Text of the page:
Innovation then and now
Henry Ford happily allowed his children to be chauffeured around town in the mass-market vehicles he pioneered, but today, Silicon Valley executives protect their children from smartphones and send them to schools without screens—a telling sign of their opinion of their own products.
Gladden Pappin, Advancing in Place
Pappin is an integralist or integralism-adjacent, so I read him guardedly. Still, it’s hard to resist that little ad hominem.
Much later, Playboy magazine came along, in which girls removed their underwear and a boy could drive to a drugstore in a part of town where he was not known and tuck a copy into a Wall Street Journal and peruse it And later came Tropic of Cancer and Portnoy’s Complaint and now porn is freely available online though to me it has all the erotic allure of watching oil well pumps pumping in North Dakota.
Le mot juste is "shibboleth"
I generally don’t like "why didn’t he write about this?" objections, but I think John McWhorter missed the boat by not using the term "shibboleth" in this piece.
Put not your trust in jury verdicts
There is a dissonance between what we invest in a trial and what it resolves. We rely on the criminal-justice process for the airing of important aspects and arguments around many public controversies that deeply divide us. The trial and its attendant litigation become our historical record. But in the end, a criminal proceeding settles only a very narrow point: Did the state present proof beyond a reasonable doubt to support the charges it alleged?
In the Rittenhouse trial — in what I continue to believe is a case that should never have been a criminal prosecution — the state did not meet its burden. That narrow finding is critical, and the jury made it.
Still, the trial has very little to tell us about the unrest on the streets, what caused it. It doesn’t address how the government dealt with, or rather was derelict in, its duty to provide security. It has nothing to say about prudential or moral questions unrelated to the proof vel non of charged crimes — e.g., should Kyle Rittenhouse have been on the violent scene in Kenosha that night, should he have been armed, and what does the fact that we can’t agree on these questions — indeed, can’t even seem to discuss them civilly much of the time — portend for our society? Nothing, because we’ve always been a rambunctious bunch, or disaster, because our disagreements are growing more fundamental?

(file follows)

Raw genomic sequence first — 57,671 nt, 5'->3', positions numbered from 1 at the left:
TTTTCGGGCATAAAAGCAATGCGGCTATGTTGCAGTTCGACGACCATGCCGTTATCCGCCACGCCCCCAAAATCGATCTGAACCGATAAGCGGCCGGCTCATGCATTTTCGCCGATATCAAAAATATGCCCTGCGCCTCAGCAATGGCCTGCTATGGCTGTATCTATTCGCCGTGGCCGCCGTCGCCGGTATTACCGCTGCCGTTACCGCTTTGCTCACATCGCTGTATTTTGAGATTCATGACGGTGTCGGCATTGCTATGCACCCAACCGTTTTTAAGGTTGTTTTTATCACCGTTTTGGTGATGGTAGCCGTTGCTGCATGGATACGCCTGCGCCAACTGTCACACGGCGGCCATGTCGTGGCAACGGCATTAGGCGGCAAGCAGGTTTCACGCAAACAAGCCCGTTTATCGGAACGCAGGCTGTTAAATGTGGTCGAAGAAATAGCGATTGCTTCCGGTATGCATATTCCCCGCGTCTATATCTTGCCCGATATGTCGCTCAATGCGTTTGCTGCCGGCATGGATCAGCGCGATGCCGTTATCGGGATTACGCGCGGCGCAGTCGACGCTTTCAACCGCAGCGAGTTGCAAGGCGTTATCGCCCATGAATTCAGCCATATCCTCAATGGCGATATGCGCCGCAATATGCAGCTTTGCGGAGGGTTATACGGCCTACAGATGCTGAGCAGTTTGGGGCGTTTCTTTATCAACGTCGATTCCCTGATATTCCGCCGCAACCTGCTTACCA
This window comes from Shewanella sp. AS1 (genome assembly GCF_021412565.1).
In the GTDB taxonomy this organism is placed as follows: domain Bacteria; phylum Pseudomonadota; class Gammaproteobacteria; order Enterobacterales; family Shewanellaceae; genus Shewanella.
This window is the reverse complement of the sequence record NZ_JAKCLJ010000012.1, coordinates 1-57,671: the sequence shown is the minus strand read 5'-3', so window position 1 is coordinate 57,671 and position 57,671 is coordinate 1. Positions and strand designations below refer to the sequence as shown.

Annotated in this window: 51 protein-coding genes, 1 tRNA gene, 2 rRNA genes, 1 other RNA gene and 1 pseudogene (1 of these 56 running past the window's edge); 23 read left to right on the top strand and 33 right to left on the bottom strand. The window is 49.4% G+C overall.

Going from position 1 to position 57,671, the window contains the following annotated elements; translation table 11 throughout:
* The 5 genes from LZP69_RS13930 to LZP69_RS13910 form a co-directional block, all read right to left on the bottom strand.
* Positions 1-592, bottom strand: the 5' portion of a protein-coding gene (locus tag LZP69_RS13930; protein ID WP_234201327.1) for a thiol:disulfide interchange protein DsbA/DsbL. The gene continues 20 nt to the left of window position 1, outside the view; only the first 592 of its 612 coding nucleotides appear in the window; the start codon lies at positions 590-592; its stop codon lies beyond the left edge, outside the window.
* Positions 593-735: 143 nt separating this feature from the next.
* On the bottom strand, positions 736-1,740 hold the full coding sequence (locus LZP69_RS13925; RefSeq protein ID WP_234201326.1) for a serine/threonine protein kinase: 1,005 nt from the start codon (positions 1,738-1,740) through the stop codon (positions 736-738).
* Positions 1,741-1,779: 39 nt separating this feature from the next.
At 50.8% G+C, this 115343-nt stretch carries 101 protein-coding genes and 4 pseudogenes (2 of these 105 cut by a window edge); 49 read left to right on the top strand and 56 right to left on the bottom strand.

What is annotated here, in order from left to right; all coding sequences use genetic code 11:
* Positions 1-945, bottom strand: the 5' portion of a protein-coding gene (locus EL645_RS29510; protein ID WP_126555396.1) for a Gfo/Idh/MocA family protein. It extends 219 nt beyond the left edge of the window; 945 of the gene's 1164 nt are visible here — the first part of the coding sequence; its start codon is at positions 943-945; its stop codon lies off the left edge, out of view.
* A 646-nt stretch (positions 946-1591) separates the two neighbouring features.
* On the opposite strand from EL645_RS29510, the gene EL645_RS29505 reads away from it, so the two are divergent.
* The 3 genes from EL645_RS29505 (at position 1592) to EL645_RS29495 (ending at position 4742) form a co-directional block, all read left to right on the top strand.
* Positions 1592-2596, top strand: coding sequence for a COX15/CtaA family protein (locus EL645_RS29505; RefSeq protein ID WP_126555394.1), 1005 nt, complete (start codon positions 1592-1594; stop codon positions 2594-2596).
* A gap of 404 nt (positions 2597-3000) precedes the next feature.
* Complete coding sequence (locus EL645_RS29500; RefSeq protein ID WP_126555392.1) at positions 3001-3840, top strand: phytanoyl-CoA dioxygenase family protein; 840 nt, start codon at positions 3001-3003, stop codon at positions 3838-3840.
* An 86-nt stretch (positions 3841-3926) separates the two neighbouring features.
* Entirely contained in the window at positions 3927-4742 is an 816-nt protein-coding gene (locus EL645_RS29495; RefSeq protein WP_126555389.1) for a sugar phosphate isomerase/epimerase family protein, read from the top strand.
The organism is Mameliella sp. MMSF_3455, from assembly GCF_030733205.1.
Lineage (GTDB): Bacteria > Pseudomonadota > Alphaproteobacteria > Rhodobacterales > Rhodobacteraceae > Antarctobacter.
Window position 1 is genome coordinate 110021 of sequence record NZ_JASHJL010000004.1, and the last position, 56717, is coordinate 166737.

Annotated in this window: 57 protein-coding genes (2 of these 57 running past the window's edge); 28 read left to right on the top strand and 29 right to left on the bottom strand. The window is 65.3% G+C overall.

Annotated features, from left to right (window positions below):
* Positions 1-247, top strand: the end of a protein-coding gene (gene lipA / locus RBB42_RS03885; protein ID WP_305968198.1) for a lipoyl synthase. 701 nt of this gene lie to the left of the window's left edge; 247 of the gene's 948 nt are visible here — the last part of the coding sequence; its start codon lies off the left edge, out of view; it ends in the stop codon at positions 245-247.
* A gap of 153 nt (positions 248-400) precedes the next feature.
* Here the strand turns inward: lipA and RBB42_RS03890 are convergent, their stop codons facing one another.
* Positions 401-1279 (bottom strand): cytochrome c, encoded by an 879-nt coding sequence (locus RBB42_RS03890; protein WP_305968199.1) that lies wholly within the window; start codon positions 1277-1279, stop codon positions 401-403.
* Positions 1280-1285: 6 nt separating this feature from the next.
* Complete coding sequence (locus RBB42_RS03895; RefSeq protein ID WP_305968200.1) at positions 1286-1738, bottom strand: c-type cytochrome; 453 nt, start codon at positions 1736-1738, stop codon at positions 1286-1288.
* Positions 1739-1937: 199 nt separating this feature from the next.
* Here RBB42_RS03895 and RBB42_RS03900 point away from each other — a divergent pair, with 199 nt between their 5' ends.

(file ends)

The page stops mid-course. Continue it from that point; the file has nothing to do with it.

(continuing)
Verdicts in a criminal case do not begin to address those matters.
But they are essential just the same. We can’t address anything effectively without the rule of law. Today, the rule of law won.
Andrew C. McCarthy, *Thoughts on the Rittenhouse Not-Guilty Verdicts *
Two paths of the novel
If the novelist cannot provide a window into reality, then he must ultimately write about himself; and his technique, or politics, or personal problems come to the forefront of his work. Like the postmodernist Pompidou Center in Paris, with all its pipes, wires, and elevators on the outside, the postmodern novel refuses the “hidden” artistry of the realistic tradition in order to flaunt its bag of tricks.
Gregory Wolfe, Beauty Will Save the World
A charitable surmise
One of the reasons that Pope Francis sometimes seems so frustrated with the state of the Church today may be that, in his experience, too many Christians tend to confuse doctrine and law and rituals and structures with the real experience of faith.
Abp. Charles J. Chaput, Strangers in a Strange Land
If Archbishop Chaput’s surmise is correct, I’ll give the Pope his props for a change — with a caveat: the "real experience of faith" can be absent even in a saint, and even for long "dry" spells. Witness St. Theresa of Calcutta, who suffered depression for decades, rarely if ever feeling God’s presence.
In some sense, as dark to the intellect as it is unendurable to the feelings, we can be both banished from the presence of Him who is present everywhere and erased from the knowledge of Him who knows all.
C.S. Lewis, The Weight of Glory in The Weight of Glory
Tell me why I’m wrong
Having avoided the divisive topic of politics, I turn to the divisive subject of religion.
When I consider a story like David French’s The Moral Collapse of America’s Largest Christian University, I think that public-facing Evangelicalism is almost entirely religiopreneurs getting ego strokes and money, lots of money, and lots of — oh, never mind. This is a family blog.
Oh, those guys plus followers who will follow their leaders anywhere, including perdition, if the metrics are good (since good metrics are confused with God’s blessing).
I know there are faithful pastors laboring away far from the limelight, but the tone is set by the bozos, isn’t it?
Thinking much about politics
A sick society must think much about politics, as a sick man must think much about his digestion; to ignore the subject may be fatal cowardice for the one as for the other. But if either comes to regard it as the natural food of the mind—if either forgets that we think of such things only in order to be able to think of something else—then what was undertaken for the sake of health has become itself a new and deadly disease.
C.S. Lewis, Membership, in The Weight of Glory